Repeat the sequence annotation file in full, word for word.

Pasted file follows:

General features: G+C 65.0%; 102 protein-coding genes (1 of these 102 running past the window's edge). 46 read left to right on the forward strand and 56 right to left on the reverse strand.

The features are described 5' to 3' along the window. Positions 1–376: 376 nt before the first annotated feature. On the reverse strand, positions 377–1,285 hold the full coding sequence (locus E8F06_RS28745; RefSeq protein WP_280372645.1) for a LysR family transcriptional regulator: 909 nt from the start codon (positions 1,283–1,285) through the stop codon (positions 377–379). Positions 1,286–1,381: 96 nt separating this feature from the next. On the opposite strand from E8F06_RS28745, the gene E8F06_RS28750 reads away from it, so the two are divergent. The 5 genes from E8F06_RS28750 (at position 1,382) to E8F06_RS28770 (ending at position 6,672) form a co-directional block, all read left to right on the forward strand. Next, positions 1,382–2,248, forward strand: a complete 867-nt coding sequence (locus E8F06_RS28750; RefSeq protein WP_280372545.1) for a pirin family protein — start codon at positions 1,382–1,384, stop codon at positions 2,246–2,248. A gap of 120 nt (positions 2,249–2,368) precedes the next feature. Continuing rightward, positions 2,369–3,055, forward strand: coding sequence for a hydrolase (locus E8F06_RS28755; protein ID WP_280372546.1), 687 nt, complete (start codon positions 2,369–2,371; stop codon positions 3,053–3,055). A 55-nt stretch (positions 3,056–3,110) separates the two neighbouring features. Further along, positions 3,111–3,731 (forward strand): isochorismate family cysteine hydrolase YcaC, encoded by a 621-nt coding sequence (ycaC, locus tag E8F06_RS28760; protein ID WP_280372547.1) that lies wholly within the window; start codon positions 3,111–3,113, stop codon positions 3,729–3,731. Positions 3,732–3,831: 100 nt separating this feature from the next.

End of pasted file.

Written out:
General features: G+C 65.0%; 102 protein-coding genes (1 of these 102 running past the window's edge). 46 read left to right on the forward strand and 56 right to left on the reverse strand.

The features are described 5' to 3' along the window. Positions 1–376: 376 nt before the first annotated feature. On the reverse strand, positions 377–1,285 hold the full coding sequence (locus E8F06_RS28745; RefSeq protein WP_280372645.1) for a LysR family transcriptional regulator: 909 nt from the start codon (positions 1,283–1,285) through the stop codon (positions 377–379). Positions 1,286–1,381: 96 nt separating this feature from the next. On the opposite strand from E8F06_RS28745, the gene E8F06_RS28750 reads away from it, so the two are divergent. The 5 genes from E8F06_RS28750 (at position 1,382) to E8F06_RS28770 (ending at position 6,672) form a co-directional block, all read left to right on the forward strand. Next, positions 1,382–2,248, forward strand: a complete 867-nt coding sequence (locus E8F06_RS28750; RefSeq protein WP_280372545.1) for a pirin family protein — start codon at positions 1,382–1,384, stop codon at positions 2,246–2,248. A gap of 120 nt (positions 2,249–2,368) precedes the next feature. Continuing rightward, positions 2,369–3,055, forward strand: coding sequence for a hydrolase (locus E8F06_RS28755; protein ID WP_280372546.1), 687 nt, complete (start codon positions 2,369–2,371; stop codon positions 3,053–3,055). A 55-nt stretch (positions 3,056–3,110) separates the two neighbouring features. Further along, positions 3,111–3,731 (forward strand): isochorismate family cysteine hydrolase YcaC, encoded by a 621-nt coding sequence (ycaC, locus tag E8F06_RS28760; protein ID WP_280372547.1) that lies wholly within the window; start codon positions 3,111–3,113, stop codon positions 3,729–3,731. Positions 3,732–3,831: 100 nt separating this feature from the next.